So the call Monday was for three girls coming into care.  Three of five girls actually, ages 3 to 11.  The three-year-old had some major physical needs and they had already found a place for her and a six-year-old sister together.   Because they weren't even attempting to find someone willing to take five girls together, the youngest of which has special needs.  So that left a seven-year-old, an eight-year-old and an eleven-year-old and they were hoping we might take them.
Our first thought was "three kids... to start with??".  We don't know what we're doing here and they're throwing three kids at us?!!  And three that are as old and older than our kids at that.
But still, we talked it over a bit, discussed and I prayed about it (for the all of 15 minutes in between caseworkers' phonecalls!).
I ended up telling the caseworker no; that starting out with three made us a little leery and the fact that they were all older than our parameters had me hesitating and we would have to pass on this situation for now.

But when I hung up I felt torn.  Honestly I felt horrible.
Did I really just do that?  How can we possibly turn kids away??  Just because that situation would fill up our house and our car and our table immediately, no easing into things?  Or just because they're older and maybe not as cute and unscarred as a baby might be?  Just because it isn't what we "wanted" and it might be a crazy hard way to start out this foster care adventure or it might not be "convenient" for us this week?  Just because I have a hard time picturing us being open to the possibility of adopting three pre-tweens at this point in our life, and simply don't want to be the first of many homes to shuffle them around since who knows what will come of it? 

No matter how I tried to word it; the situation wasn't for us... we didn't feel comfortable with it... the situation didn't fit our parameters... it just wasn't right for us... what stuck out to me, and what I was most convicted with, is that it all comes back to US, WE, OUR, US.  Did you see those words in those sentences??
And how selfish is that?
There are five girls taken away from their mother's care, in a situation completely out of everyone's control, having to be separated from each other on top of that and feeling completely scared and lost.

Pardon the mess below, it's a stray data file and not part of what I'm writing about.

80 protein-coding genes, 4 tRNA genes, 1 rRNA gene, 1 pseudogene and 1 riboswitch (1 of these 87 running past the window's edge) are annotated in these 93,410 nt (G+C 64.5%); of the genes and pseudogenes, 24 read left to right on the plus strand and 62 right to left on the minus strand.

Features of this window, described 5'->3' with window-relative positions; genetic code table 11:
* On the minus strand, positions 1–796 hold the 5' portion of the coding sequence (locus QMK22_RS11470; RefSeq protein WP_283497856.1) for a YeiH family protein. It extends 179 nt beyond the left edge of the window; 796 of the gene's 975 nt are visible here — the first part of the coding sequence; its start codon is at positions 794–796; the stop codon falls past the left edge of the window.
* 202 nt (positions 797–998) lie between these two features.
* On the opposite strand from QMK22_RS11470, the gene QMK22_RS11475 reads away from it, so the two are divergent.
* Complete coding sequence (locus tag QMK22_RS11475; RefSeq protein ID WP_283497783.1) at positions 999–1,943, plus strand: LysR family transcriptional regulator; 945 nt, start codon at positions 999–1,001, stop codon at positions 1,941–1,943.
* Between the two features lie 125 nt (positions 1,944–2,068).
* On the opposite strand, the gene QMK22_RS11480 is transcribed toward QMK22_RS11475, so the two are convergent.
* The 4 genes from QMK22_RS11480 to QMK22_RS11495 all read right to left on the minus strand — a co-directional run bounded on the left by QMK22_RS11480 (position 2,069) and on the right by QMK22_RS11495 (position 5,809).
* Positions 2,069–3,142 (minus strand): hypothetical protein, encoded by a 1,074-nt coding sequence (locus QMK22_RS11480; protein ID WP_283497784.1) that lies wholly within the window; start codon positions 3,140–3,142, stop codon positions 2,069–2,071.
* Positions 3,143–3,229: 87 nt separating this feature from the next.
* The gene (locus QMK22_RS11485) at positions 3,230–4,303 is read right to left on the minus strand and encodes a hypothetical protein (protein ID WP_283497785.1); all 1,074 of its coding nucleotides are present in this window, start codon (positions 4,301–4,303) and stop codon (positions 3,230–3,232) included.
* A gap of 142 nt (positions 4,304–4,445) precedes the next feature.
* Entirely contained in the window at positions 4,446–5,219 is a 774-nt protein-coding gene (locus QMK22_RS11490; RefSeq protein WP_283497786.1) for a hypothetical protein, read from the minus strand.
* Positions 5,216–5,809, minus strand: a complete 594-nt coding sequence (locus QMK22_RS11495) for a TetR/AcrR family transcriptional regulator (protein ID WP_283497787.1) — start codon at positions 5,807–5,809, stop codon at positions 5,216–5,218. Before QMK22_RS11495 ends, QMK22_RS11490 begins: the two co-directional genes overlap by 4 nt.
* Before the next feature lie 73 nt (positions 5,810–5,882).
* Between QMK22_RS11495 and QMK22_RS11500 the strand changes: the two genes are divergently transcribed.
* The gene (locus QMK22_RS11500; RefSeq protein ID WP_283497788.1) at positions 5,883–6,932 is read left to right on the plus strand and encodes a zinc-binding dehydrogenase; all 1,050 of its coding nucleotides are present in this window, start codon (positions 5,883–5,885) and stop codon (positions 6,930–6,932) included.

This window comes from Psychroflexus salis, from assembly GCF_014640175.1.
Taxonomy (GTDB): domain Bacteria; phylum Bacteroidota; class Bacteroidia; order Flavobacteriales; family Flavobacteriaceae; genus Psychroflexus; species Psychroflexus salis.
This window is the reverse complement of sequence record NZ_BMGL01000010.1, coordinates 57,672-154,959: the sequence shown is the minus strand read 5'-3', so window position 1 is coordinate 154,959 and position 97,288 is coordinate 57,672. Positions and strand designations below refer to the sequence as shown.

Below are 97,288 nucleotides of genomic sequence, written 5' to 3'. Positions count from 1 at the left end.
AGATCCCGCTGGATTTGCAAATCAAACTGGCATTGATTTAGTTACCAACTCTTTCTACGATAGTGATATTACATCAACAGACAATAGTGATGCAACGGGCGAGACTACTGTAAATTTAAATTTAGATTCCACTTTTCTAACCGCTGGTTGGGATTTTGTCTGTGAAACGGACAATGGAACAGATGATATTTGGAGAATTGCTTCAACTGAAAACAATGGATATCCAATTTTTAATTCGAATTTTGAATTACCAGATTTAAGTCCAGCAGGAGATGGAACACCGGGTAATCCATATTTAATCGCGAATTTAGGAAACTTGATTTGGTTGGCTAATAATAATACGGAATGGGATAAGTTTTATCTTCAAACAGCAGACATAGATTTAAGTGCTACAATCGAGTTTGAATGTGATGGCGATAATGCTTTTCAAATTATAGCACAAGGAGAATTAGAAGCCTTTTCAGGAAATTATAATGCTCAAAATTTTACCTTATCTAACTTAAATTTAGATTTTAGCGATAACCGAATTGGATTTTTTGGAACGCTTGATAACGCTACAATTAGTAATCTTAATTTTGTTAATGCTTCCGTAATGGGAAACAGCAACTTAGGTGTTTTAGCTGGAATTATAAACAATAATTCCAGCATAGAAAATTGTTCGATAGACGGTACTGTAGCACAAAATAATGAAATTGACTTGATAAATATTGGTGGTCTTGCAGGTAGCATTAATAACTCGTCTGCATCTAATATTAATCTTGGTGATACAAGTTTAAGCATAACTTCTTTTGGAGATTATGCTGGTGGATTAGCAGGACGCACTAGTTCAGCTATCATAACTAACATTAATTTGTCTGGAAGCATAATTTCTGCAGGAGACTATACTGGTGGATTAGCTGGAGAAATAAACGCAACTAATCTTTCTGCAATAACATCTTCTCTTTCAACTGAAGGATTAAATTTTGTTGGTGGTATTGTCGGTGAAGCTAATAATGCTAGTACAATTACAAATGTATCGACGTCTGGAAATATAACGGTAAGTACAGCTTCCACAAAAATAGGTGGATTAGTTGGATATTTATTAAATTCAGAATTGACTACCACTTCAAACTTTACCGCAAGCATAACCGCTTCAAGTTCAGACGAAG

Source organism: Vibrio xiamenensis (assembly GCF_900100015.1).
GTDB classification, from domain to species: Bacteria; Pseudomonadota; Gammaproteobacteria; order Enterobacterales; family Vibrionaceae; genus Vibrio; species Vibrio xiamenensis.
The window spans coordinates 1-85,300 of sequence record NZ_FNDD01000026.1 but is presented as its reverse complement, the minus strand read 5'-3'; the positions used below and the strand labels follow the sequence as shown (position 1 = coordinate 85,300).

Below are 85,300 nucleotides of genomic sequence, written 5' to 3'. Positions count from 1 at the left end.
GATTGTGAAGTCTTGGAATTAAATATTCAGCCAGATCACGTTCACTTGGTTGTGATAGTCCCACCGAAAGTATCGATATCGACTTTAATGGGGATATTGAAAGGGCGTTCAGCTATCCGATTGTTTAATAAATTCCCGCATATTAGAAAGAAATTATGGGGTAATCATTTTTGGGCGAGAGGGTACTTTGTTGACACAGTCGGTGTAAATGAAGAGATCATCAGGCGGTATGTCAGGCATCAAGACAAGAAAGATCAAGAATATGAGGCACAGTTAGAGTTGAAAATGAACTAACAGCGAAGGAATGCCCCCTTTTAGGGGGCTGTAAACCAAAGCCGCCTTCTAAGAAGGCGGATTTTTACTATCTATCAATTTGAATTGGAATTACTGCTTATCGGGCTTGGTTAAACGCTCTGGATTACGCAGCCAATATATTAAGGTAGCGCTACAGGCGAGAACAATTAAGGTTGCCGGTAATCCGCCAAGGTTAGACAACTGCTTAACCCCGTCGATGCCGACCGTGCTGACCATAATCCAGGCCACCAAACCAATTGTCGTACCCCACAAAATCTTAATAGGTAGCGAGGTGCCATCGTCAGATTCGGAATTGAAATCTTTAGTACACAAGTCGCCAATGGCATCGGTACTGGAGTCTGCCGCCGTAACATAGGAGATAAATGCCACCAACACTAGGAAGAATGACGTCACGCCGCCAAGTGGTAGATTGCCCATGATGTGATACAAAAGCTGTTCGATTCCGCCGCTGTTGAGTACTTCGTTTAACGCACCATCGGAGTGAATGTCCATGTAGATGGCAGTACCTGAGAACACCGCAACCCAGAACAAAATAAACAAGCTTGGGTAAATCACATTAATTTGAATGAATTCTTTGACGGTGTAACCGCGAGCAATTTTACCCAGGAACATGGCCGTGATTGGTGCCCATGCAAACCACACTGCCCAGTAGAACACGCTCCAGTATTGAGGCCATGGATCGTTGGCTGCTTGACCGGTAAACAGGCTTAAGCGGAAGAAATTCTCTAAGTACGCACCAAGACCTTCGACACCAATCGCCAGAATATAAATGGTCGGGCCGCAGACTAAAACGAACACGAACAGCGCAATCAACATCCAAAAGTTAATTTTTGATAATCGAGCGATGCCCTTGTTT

And I basically said we just don't want to help.


I prayed for them all last night.  All night.
We chose not to take them in and I believe, in the end, that was what we were supposed to do.
I'm choosing to believe that God had a different family prepared for them last night and that these girls will be as safe and stable as they can possibly be in this situation.  I have to believe that.  And pray for that.

But in saying no to that placement, the Lord broke a little bit of my heart last night for these girls that I don't know, and prompted me to change the way I look at this process.
He's reminded me that -hello!- this is not about us.  This isn't about who we "want".  This isn't about how these kids will fit into our family.  I'll let God take care of that; and trusting that He'll change our hearts or change our routines or change our whole little world to accommodate things that might look different than the picture in our heads if need be.
What this is about is the kids.  It's about how we can be there for the kids.  Kids who need a family to be there to support and love them in that moment.  In whatever way we can.  And that as long as we CAN, we are called to do so.  Even if I can't quite see what that looks like on this side of things.

That is not to say we'll take in anyone they put in front of us... obviously we have parameters that need to still be in place.
But I do know that I'll be looking at it from more of a truly "are we able to be there for this child?" mindset the next time I get a call rather than a "does this work for us right now/does this fit our guidelines?" view. 
Because yes, it has to be good for our existing family... it needs to be right and it needs to be doable and I'm not going to completely disrupt and derail our lives intentionally for something that's not going to be good for anybody.
But.  With that said, I do have to remember that it's okay to be uncomfortable... it's okay for us to be inconvenienced and challenged and stretched.
It's worth it for those kids.
A little bit of stability for them should be worth a rough or crazy week for us.
A little peace of mind for them should be worth the inconvenience for us.
Offering hope and what respite we can in their bleak situation -and a hug if they'll take it-, should be more than worth a little extra stress in our lives.
We can handle it.
Scratch that- God can handle it.